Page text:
How do you explain where you are, in an unfamiliar country? Simple answer, What3Words, and best of all – it is FREE.
Having made all of the upfront decisions about where your motorcycle tour will take you; the routes you want to ride and your plan for the Peage system in France, it is still worth considering the darker side of life.
Breakdown Insurance is something nobody wants to pay for but is worth every penny when you need it. But how do you tell the breakdown company where you are?
If you get separated from the other people in the group, what is the plan for meeting up again? You may have a fantastic view from where you are, but in some parts of the Pyrenees, that is akin to saying you can see the sky.
Theoretically, we could use Latitude and Longitude to describe where we are. After all, underneath any of the SatNav solutions is the Global Positioning System, and GPS uses latitude and longitude. The problem is that describing somewhere as 51.520847 North, -0.19552100 West, is frustrating and prone to errors.
Making precise locations easy to describe was the problem that the founders of What3Words solved. In doing so, they divided the world into 3-meter square bite-sized chunks and gave each of them a unique name.
Cheese Puffs and Podiums
Cheese.Puffs.Rule, for example, is a 3-meter square of planet earth near Palmas in Brazil. The podium at Donington Park Race Circuit is at Laces.Angle.Funny. Although to use the correct formatting W3W write it as ///Laces.Angle.Funny
The primary purpose of the What3Words website is to navigate you to precise locations easily. It can also provide endless fun looking up places that have, by chance, been allocated amusing names.
For the politically minded there is ///Lost.That.Seat just off the coast of Grimsby in the UK. Or perhaps you prefer ///Cold.Rice.Pudding a 3-meter square, miles from anywhere in the Northern Territory of Australia.
The Mobile App
Having entered the three words that describe my destination, transferring the destination to my navigation app, is as easy as pushing a button.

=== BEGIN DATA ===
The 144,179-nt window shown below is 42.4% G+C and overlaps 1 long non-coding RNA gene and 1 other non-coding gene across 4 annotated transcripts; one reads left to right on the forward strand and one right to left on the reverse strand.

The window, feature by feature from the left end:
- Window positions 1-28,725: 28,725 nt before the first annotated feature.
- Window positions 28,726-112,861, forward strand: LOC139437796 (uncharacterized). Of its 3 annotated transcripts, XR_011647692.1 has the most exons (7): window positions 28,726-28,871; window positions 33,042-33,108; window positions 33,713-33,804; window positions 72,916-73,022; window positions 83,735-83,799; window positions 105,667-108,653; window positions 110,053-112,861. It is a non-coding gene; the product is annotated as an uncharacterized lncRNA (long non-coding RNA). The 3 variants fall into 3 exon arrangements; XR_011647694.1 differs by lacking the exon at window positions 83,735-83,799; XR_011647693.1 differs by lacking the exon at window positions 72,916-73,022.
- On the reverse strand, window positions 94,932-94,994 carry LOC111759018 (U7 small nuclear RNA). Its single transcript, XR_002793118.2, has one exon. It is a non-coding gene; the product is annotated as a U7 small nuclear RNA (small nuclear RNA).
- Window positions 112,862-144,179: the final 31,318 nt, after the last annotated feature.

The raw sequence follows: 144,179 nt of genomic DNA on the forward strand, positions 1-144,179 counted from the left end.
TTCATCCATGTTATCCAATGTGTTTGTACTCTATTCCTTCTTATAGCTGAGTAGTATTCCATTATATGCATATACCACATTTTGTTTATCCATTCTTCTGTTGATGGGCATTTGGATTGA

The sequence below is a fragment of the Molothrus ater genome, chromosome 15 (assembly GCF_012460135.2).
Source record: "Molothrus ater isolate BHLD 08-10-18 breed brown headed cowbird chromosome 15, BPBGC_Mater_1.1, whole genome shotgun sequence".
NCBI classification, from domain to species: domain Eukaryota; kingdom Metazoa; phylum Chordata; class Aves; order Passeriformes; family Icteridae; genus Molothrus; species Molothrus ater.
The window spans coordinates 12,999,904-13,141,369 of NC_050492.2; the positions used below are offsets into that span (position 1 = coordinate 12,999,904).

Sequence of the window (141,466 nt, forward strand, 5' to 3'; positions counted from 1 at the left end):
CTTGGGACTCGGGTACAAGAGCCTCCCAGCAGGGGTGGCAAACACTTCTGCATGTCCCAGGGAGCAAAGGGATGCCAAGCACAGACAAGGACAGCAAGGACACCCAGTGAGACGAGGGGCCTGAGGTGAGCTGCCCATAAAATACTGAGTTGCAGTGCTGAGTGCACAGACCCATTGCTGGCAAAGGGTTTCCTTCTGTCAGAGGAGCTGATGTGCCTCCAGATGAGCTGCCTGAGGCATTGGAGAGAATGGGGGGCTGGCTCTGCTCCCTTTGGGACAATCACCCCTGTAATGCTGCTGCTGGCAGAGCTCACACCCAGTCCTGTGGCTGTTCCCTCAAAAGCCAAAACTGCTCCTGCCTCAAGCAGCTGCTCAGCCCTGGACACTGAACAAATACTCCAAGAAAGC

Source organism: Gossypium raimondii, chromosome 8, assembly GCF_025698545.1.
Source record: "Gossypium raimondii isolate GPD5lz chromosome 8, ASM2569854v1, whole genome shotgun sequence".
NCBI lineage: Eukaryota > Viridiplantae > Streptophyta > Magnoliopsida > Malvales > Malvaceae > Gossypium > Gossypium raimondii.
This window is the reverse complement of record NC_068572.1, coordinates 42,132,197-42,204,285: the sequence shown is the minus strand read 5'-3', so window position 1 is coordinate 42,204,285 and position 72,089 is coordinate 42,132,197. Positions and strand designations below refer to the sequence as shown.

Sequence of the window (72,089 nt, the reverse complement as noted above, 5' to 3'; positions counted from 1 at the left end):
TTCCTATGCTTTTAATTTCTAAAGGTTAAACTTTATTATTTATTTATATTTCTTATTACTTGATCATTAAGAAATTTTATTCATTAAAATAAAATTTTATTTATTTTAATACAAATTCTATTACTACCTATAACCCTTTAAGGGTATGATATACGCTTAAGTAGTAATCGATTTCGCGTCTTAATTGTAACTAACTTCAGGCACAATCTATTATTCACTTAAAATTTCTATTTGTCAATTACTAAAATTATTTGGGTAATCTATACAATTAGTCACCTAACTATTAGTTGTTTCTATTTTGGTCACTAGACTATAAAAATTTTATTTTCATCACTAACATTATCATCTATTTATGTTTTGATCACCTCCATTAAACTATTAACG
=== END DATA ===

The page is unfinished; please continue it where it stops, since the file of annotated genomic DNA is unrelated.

What3Words picks the compatible apps on your phone and asks which one to use. The required destination is then pushed to your chosen app, and the SatNav software takes over. Simples.
I did ask Google Maps to plan a route to ///Cold. Rice.Pudding in Australia, but from where I am as I write this, the result was “No Route Found.” 😊
Triumph Motorcycles have gone one step further than this and integrated What3Words into the My Triumph App, which provides the turn by turn navigation instructions on the TFT displays of recent Triumph models.
Whereas owning a 2020 Triumph is desirable, it isn’t a requirement for sharing your What3Words location.
The exact number of sharing options available will differ depending on what you have installed on your phone. Among my choices are email, text message, Twitter, Telegram, and even an option to post my location on Reddit.
When you share, what is sent is a link that will open in the What3Words app if installed on your phone or connect you to the What3Words website if not. The recipient then selects Navigate, and they will be guided directly to your 3-meter square.
The benefits for the breakdown and emergency services are immense. Would you rather describe your location as “On the B562 just outside a small village by a double apex left-hander” or use What3Words?
Waiting for a breakdown van is boring, but time isn’t typically a factor. For the more … let’s call them “Time Sensitive” … services that are trying to find you, being able to share an exact location with them, is a significant advantage.
But I Don’t Speak English
Whereas ///Cold.Rice.Pudding may be vaguely comical as a location name in English, it doesn’t translate word for word into German or any of the other 43 languages that What3Words speaks.
Take the car park at the southern tip of the B500 in Germany as an example.
///Honeysuckle.Central.Planner directly translated into German is Geißblatt Zentralplaner – according to Google Translate. Not only is that just two words, but they are also not the words that the German version of What3Words uses for the same location. For that, you will need ///Regen.Aufträge.Ansprüche
To help monolinguistic Englishmen such as myself, What3Words has a secondary language option. Turn this on and the three words needed for German or any of the other available languages will be displayed alongside the English version.
You can also add in traditional latitude and longitude if you wish, although the message does start to look messy, the more information you include.
When I first started using What3Words, it seemed cumbersome. Perhaps it was my brain rejecting the combination of words that typically are not found in the English language. The benefits, though far outweigh any issues my Luddite brain wants to throw in the way.
And I did say you get all of this for free … didn’t I?